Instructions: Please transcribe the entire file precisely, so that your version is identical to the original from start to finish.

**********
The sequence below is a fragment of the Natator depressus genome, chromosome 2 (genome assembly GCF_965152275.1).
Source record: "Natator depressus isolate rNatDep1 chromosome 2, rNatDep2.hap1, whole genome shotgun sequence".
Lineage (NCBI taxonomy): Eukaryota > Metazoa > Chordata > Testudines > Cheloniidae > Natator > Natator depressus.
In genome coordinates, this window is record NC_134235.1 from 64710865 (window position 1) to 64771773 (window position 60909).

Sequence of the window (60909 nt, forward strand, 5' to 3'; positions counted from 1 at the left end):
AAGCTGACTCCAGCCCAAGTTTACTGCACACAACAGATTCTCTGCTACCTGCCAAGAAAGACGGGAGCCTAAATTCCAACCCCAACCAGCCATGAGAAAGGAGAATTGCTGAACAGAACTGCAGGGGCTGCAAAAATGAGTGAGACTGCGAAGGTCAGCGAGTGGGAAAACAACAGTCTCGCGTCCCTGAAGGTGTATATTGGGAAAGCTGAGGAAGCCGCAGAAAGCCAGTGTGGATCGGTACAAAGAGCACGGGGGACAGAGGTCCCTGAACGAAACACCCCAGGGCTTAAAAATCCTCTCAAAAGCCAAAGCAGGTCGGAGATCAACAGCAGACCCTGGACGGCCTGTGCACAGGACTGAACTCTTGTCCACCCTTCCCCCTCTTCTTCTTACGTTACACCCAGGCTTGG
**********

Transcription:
The sequence below is a fragment of the Natator depressus genome, chromosome 2 (genome assembly GCF_965152275.1).
Source record: "Natator depressus isolate rNatDep1 chromosome 2, rNatDep2.hap1, whole genome shotgun sequence".
Lineage (NCBI taxonomy): Eukaryota > Metazoa > Chordata > Testudines > Cheloniidae > Natator > Natator depressus.
In genome coordinates, this window is record NC_134235.1 from 64710865 (window position 1) to 64771773 (window position 60909).

Sequence of the window (60909 nt, forward strand, 5' to 3'; positions counted from 1 at the left end):
AAGCTGACTCCAGCCCAAGTTTACTGCACACAACAGATTCTCTGCTACCTGCCAAGAAAGACGGGAGCCTAAATTCCAACCCCAACCAGCCATGAGAAAGGAGAATTGCTGAACAGAACTGCAGGGGCTGCAAAAATGAGTGAGACTGCGAAGGTCAGCGAGTGGGAAAACAACAGTCTCGCGTCCCTGAAGGTGTATATTGGGAAAGCTGAGGAAGCCGCAGAAAGCCAGTGTGGATCGGTACAAAGAGCACGGGGGACAGAGGTCCCTGAACGAAACACCCCAGGGCTTAAAAATCCTCTCAAAAGCCAAAGCAGGTCGGAGATCAACAGCAGACCCTGGACGGCCTGTGCACAGGACTGAACTCTTGTCCACCCTTCCCCCTCTTCTTCTTACGTTACACCCAGGCTTGG